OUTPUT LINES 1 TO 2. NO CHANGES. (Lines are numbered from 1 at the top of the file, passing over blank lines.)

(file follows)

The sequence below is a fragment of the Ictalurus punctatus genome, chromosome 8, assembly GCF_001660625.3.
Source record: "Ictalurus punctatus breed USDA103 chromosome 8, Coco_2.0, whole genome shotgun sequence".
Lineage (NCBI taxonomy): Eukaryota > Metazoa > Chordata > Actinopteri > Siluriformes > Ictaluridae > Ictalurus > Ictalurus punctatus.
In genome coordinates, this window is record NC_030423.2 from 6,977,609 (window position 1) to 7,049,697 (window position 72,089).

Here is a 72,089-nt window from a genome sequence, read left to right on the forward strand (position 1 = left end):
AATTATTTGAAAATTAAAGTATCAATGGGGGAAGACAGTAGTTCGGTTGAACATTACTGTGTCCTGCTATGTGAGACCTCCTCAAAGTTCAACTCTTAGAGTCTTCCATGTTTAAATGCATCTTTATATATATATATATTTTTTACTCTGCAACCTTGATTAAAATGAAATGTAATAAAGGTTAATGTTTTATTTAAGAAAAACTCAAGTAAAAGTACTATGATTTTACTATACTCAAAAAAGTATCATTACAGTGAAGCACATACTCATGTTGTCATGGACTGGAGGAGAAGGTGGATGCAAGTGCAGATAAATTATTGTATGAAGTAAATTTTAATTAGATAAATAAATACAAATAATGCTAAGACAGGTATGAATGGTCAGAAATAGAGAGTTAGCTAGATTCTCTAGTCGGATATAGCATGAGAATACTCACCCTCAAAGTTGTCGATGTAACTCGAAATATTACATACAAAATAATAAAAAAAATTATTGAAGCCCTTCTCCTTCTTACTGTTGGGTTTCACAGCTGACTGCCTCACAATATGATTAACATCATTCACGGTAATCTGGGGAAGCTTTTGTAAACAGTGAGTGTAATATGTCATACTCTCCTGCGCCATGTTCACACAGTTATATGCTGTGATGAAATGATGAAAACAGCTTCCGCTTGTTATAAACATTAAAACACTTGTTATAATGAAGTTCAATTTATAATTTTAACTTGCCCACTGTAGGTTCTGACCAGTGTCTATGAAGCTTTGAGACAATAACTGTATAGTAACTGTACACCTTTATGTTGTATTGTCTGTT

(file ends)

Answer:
The sequence below is a fragment of the Ictalurus punctatus genome, chromosome 8, assembly GCF_001660625.3.
Source record: "Ictalurus punctatus breed USDA103 chromosome 8, Coco_2.0, whole genome shotgun sequence".